How to avoid being detained by US border agents during mass travel ban

US President Donald Trump has imposed a mass travel restriction that has put tens of thousands of people into limbo while authorities try to identify those who could be affected.

Mr Trump said on Thursday he would temporarily stop all border crossings to the US, with a 90-day extension, from March 10.

It is a departure from his previous travel ban that targeted mostly Muslims and others from predominantly Muslim countries.

Mr Trudeau said it was not the time for the US to be leading a global effort to counter extremism.US Customs and Border Protection (CBP) and Immigration and Customs Enforcement (ICE) have told the Department of Homeland Security (DHS) that they will not allow individuals to travel to the United States or to another US state or territory during the 90-days ban.

However, the US Government Accountability Office (GAO) said in its report released on Thursday that DHS could not account for how many people would be affected by the travel ban.

“The DHS does not have a comprehensive breakdown of who is or will be affected under the travel restrictions, and DHS has not provided a specific estimate of the number of affected individuals,” it said.”DHS did not provide a specific breakdown of the impact of the travel restriction, either for those entering or exiting the United US for the period of 90 days.”

A total of 1,527,095 individuals were affected by Mr Trump’s first travel ban and the subsequent travel restrictions.

In a separate announcement, the White House said the US was cancelling all future trips to Canada, Puerto Rico, Guam and the United Kingdom, as well as the Caribbean islands of St Kitts and Nevis, St Martin and St Thomas.

Canada and the Caribbean are the most heavily affected countries by the president’s first immigration order, with 5.5 million people travelling there since Mr Trump took office in January.

The announcement was made in a press conference in the Rose Garden with Canadian Prime Minister Justin Trudeau, where they discussed the importance of security in the Pacific Rim and the importance for the United Nations to protect the interests of all its members.CBP and ICE are now required to provide the public with a list of people who have been detained.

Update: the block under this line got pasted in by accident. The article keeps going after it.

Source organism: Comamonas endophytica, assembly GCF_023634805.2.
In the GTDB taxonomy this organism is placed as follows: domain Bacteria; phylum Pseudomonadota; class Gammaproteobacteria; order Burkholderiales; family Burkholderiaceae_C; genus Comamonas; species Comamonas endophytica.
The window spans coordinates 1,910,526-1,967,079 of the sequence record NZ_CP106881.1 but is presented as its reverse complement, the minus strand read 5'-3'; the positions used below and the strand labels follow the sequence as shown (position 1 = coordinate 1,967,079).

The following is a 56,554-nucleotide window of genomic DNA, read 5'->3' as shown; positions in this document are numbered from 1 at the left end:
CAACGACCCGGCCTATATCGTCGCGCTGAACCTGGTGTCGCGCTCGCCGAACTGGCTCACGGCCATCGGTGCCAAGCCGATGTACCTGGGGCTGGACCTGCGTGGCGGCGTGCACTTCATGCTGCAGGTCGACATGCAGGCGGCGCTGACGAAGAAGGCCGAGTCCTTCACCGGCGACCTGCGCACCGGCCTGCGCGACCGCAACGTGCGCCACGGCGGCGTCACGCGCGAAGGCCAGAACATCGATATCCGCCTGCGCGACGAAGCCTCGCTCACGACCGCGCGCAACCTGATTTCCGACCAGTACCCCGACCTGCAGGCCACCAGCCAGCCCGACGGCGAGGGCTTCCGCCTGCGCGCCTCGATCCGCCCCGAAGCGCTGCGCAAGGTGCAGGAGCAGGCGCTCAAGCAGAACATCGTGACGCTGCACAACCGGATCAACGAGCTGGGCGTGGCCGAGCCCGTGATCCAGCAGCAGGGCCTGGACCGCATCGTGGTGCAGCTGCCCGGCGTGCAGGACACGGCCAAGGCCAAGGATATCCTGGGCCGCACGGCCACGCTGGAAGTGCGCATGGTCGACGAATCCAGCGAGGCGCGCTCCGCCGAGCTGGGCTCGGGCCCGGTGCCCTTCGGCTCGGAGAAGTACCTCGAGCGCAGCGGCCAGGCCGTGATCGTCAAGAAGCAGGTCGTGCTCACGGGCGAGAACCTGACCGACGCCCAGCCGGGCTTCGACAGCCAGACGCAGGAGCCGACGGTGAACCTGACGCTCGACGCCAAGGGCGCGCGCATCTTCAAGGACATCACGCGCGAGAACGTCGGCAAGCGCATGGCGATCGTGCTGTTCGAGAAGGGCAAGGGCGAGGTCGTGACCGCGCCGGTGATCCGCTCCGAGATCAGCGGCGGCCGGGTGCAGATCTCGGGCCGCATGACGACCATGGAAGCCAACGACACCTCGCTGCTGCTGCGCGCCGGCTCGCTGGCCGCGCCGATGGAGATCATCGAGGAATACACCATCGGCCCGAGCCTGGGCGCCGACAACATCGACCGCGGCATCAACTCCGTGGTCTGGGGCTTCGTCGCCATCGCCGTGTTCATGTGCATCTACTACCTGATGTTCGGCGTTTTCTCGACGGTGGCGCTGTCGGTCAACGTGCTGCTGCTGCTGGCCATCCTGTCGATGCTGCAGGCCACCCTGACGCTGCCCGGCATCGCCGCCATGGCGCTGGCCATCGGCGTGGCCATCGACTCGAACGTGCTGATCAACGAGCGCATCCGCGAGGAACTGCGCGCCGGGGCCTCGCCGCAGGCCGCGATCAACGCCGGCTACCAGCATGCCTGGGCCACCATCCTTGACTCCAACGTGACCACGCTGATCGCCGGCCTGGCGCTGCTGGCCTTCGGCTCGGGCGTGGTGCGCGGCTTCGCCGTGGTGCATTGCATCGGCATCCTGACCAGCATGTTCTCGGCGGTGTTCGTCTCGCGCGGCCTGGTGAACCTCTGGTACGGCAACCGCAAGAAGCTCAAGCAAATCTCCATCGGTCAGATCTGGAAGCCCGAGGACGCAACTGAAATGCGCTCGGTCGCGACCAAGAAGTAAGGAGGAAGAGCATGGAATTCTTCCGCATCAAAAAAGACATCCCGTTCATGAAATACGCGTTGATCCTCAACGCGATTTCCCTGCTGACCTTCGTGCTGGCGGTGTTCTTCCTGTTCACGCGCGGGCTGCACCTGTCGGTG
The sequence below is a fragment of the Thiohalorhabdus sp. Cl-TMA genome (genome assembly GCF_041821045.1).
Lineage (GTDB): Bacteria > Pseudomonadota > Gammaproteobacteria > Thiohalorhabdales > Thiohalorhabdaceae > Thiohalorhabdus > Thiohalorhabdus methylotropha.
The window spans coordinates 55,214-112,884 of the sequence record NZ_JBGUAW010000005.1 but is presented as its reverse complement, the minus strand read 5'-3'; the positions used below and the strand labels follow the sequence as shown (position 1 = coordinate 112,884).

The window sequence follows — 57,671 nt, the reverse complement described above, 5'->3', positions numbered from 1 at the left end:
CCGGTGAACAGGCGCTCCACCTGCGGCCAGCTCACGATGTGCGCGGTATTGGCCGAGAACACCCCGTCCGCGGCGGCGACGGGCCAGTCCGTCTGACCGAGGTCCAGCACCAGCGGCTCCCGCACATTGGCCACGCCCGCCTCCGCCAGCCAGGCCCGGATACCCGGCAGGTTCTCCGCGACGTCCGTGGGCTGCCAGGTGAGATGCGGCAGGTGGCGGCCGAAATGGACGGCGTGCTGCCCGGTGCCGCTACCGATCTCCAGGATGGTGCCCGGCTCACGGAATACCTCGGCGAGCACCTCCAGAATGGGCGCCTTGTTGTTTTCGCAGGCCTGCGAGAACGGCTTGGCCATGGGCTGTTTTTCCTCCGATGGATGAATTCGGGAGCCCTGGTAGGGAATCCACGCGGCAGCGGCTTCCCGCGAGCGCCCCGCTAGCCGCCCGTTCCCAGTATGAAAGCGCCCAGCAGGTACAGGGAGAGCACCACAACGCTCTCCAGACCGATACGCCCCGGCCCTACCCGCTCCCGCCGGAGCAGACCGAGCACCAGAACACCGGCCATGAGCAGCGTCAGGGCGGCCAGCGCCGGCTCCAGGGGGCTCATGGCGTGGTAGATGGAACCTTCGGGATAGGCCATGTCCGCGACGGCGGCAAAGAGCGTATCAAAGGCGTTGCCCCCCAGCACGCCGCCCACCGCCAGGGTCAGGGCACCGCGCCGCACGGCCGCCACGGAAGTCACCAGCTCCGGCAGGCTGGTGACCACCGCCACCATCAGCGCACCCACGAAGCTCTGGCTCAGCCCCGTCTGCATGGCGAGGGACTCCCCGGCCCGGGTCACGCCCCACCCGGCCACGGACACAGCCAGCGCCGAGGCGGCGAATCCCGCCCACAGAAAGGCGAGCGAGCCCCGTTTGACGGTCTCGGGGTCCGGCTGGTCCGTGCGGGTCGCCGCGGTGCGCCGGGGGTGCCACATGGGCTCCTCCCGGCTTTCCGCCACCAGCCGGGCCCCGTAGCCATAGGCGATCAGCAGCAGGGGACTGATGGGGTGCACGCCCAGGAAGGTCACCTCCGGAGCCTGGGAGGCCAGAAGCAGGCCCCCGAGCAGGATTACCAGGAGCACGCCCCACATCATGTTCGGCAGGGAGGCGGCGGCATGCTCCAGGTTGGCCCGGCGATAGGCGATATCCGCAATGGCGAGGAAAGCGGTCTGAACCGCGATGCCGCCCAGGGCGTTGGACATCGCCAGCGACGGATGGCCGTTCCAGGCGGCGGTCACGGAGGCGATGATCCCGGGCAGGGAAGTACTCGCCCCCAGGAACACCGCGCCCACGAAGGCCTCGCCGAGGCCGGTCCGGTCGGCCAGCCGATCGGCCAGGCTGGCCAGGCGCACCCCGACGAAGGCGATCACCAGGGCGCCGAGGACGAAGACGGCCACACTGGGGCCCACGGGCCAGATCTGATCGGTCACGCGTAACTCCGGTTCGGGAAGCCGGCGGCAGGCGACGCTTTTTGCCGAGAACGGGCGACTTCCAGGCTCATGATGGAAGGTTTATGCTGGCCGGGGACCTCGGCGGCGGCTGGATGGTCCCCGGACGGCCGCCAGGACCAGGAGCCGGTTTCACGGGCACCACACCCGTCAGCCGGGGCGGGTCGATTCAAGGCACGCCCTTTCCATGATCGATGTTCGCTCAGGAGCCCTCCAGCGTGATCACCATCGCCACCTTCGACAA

“We will continue to ensure that DHS provides a detailed list of the individuals that were detained during the temporary suspension of travel,” said a DHS spokesperson.

“At this time, there is no immediate threat to the safety of the American public.”

A DHS spokesperson said that DHS had been able to identify the estimated total number of people affected by President Trump’s ban.

They added that DHS is currently reviewing the information that has been provided to them and will provide updates as needed.

“While this information is currently being reviewed, it is possible that DHS will make additional updates to this list as it becomes available,” the spokesperson said. 

The Department of Justice has issued a statement saying that it is taking the situation very seriously and working with our international partners to ensure all individuals are kept safe from those who wish to harm them.

“These individuals will be held accountable if any of them are identified and removed from the country,” the statement said.

“The department will continue monitoring the situation closely.”CBP spokesman Scott McClellan said the department had been in contact with DHS.”ICE and CBP are continuing to coordinate the flow of individuals who are being detained and will notify the public as soon as the flow stops,” he said.

Citizenship and Immigration Canada said it would release more information as soon the ban is lifted.

“Our priority remains to ensure the safety and security of Canadians, and the immediate removal of individuals from the United